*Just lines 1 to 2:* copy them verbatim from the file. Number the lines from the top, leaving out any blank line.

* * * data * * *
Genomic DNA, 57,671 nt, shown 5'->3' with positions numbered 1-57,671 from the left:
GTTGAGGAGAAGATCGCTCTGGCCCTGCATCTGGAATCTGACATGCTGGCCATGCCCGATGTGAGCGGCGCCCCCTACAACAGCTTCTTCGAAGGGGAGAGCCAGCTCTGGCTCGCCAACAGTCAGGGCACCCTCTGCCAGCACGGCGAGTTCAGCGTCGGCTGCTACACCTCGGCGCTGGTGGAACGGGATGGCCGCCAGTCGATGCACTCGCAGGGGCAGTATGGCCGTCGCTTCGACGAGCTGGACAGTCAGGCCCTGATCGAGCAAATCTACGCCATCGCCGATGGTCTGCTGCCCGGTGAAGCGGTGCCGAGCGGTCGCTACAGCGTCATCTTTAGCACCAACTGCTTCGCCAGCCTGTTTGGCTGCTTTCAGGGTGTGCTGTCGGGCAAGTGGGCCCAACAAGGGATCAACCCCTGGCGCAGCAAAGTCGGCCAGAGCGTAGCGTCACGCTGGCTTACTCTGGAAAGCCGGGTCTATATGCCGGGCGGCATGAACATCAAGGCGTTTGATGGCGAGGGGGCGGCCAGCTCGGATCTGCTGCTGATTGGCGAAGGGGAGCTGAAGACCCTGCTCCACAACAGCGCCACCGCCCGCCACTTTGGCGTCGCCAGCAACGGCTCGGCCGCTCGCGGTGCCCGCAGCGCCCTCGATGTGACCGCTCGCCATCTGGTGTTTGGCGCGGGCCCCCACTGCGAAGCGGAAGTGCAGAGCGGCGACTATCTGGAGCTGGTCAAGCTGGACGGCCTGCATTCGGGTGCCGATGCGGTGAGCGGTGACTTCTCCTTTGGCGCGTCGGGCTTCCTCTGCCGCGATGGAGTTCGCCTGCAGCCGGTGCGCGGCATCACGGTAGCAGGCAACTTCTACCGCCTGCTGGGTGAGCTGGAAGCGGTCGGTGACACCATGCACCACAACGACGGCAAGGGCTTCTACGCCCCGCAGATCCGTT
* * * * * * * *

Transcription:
Genomic DNA, 57,671 nt, shown 5'->3' with positions numbered 1-57,671 from the left:
GTTGAGGAGAAGATCGCTCTGGCCCTGCATCTGGAATCTGACATGCTGGCCATGCCCGATGTGAGCGGCGCCCCCTACAACAGCTTCTTCGAAGGGGAGAGCCAGCTCTGGCTCGCCAACAGTCAGGGCACCCTCTGCCAGCACGGCGAGTTCAGCGTCGGCTGCTACACCTCGGCGCTGGTGGAACGGGATGGCCGCCAGTCGATGCACTCGCAGGGGCAGTATGGCCGTCGCTTCGACGAGCTGGACAGTCAGGCCCTGATCGAGCAAATCTACGCCATCGCCGATGGTCTGCTGCCCGGTGAAGCGGTGCCGAGCGGTCGCTACAGCGTCATCTTTAGCACCAACTGCTTCGCCAGCCTGTTTGGCTGCTTTCAGGGTGTGCTGTCGGGCAAGTGGGCCCAACAAGGGATCAACCCCTGGCGCAGCAAAGTCGGCCAGAGCGTAGCGTCACGCTGGCTTACTCTGGAAAGCCGGGTCTATATGCCGGGCGGCATGAACATCAAGGCGTTTGATGGCGAGGGGGCGGCCAGCTCGGATCTGCTGCTGATTGGCGAAGGGGAGCTGAAGACCCTGCTCCACAACAGCGCCACCGCCCGCCACTTTGGCGTCGCCAGCAACGGCTCGGCCGCTCGCGGTGCCCGCAGCGCCCTCGATGTGACCGCTCGCCATCTGGTGTTTGGCGCGGGCCCCCACTGCGAAGCGGAAGTGCAGAGCGGCGACTATCTGGAGCTGGTCAAGCTGGACGGCCTGCATTCGGGTGCCGATGCGGTGAGCGGTGACTTCTCCTTTGGCGCGTCGGGCTTCCTCTGCCGCGATGGAGTTCGCCTGCAGCCGGTGCGCGGCATCACGGTAGCAGGCAACTTCTACCGCCTGCTGGGTGAGCTGGAAGCGGTCGGTGACACCATGCACCACAACGACGGCAAGGGCTTCTACGCCCCGCAGATCCGTT